After living in China I can’t not see race. As a foreigner in China you’re four-ten-thousandths (0.0004) of one percent of the total population. The minority. Being the minority was an eye-opening life-changing experience.
Months ago I took an Uber to a multi-level marketing scam job interview. Elias, the driver, and I were discussing race during the ride. Elias told me that as a young boy his mother explained race in the following way:
“Look at the flowers in our garden. Do you see the different colors? They beautiful. And just like flowers have different colors, people have different colors. We’re all beautiful flowers in a colorful garden.”
At any rate, a few weeks ago I finished a film project called The White Ally Video Series (videos coming soon). As you may have guessed the project calls on white people to be allies for people of color. Simply: If you’re a white person and you see/hear another white person say something that’s racially charged, say/do something to remind them it’s not okay.
So I’ve been thinking a lot about race in America…especially as political pundits and candidates alike continue to escalate racial tensions through their incendiary hate speech.
Anyway, I stumbled across Chivas Sandage’s Why I Can’t Say I’m An Ally to People of Color. This quote of hers sums up what I’m thinking.
Listening led me to 11 Things White People Can Do to Be Real Anti-Racist Allies.
In the linked article above Brittney Cooper, co-founder of the Crunk Feminist Collective, regular contributor to Salon, Assistant Professor of Women’s and Gender Studies and Africana Studies at Rutgers offers this message to white people:
“White people should recognize that the best way to be good allies is to go work among their own people (white people) to create more allies. Too frequently, white allies think we are asking them to come into our communities to affirm our account of racist acts and structures. What we are really asking is for them to 1) affirm that account boldly among other white people; and 2) use their privilege to confront racial injustices when they see them happening, whether in the grocery store or the boardroom.”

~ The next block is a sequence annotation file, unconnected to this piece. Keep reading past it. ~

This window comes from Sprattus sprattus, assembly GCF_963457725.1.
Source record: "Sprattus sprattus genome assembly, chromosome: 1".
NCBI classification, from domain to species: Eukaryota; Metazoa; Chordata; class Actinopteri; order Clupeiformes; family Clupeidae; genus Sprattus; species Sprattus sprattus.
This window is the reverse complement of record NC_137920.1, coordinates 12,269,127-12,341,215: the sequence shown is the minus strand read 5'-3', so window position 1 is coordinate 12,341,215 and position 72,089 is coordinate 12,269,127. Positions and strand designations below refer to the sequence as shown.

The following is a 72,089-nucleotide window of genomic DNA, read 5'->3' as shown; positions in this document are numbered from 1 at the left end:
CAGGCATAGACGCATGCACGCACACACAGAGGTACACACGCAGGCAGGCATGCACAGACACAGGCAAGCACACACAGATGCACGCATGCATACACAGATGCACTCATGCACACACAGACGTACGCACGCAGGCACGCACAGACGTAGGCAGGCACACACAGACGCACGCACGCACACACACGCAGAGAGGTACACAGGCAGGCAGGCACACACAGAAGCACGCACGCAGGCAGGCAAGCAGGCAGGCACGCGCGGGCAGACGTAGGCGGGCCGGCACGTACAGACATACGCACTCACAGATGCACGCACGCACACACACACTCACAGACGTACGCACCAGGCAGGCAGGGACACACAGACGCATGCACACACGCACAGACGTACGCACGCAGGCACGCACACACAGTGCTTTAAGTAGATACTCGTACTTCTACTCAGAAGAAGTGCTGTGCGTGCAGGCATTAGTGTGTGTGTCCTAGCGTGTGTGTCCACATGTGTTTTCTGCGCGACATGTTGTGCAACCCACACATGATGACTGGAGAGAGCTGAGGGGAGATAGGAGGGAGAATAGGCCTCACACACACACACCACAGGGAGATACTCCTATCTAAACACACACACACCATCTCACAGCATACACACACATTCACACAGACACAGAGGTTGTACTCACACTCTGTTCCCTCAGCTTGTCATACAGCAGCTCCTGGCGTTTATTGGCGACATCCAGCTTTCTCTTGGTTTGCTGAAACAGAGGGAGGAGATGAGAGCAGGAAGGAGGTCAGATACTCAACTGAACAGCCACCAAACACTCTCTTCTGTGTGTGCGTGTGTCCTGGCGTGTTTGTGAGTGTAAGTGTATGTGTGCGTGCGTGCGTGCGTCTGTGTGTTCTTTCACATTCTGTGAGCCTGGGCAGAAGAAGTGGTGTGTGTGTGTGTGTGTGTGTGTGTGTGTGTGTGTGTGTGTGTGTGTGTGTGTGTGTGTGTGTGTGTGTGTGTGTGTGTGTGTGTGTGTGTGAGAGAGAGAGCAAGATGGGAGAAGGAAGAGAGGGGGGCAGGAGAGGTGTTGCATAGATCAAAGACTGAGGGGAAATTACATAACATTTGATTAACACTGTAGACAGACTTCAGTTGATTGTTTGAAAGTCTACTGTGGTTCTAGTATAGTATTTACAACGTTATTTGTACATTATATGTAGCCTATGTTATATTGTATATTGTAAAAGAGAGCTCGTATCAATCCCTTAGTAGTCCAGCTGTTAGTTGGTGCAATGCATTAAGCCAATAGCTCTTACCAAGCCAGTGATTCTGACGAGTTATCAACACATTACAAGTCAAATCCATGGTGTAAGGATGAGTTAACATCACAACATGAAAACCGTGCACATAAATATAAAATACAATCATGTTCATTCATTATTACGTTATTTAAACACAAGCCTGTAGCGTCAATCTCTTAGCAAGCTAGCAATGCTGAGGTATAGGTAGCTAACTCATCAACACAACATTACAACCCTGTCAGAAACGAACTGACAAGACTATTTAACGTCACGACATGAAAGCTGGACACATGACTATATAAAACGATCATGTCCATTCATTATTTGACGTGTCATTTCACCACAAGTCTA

And yeah, confronting people for the horrible things they’re saying and doing isn’t comfortable. It’s not supposed to be. Let your discomfort with someone’s racial microaggressions fuel you.
Rather than end here — though I probably should — I want to share a few examples from my own life where I felt compelled to speak up.
It’s not 1949 anymore, Grandma
In the fall of 2008 I was dating a white woman with thick curly dark hair. Kate.
One Sunday we drove out to my grandparent’s home to take them to church. Kate and I arrived at their home early so as to make introductions.
Things were going well when Grandma remarked how lovely Kate’s hair was and asked, “Do you get your curls from your mom or dad?”
Kate thanked Grandma and said she didn’t know as both her parents have straight hair.
Without missing a beat Grandma said, “Must’ve been the nigger in the woodpile!”
I yelped, “Grandma! You can’t say that!” I don’t care if it was a common expression while you were growing up, but it’s not okay. Ever.
I regret not saying something
Fast forward to 2012.
Three years ago when I told people about moving to China I heard a lot of racial microaggressions.
“You’re going to be the tallest person there! Won’t you get sick of rice? Or will you develop an appetite for bow-bow on a stick? How are you going to understand anyone, you don’t speak ching-chong-ching. You’ll have the biggest dick in China!”
That stuff came from everyone everywhere. It didn’t matter if I was in line at Target remarking on the impending move to the cashier or talking to a friend at a coffeeshop.
It’s like all Americans view China* as the common enemy. Thus: it’s okay to say horrible things about China because everyone know China’s horrible.
And when people said these terribly offensive things I didn’t know what to do. I’d never been to China. Could they be right? (They weren’t.) I felt like if I stood up for China I’d be attacked for being unpatriotic or have “yellow fever” or… I don’t know. I was afraid to say something, especially to my friends.
Thinking back on those off-the-cuff remarks, I feel shame for not saying anything. I just let people beat on an entire country and culture I’d later come to love.
I miss China every day.
Hi, I’m Minneapolis’ Faggot Bastard
In January 2008 I was at The New Uptown Diner for dinner.
While waiting in line to pay my tab I couldn’t help but overhear the middle-aged white guy in front of me barking across the counter at a young server. He was degrading the employee, “You understand me? You speak English? Listen, can you hear me Padre?”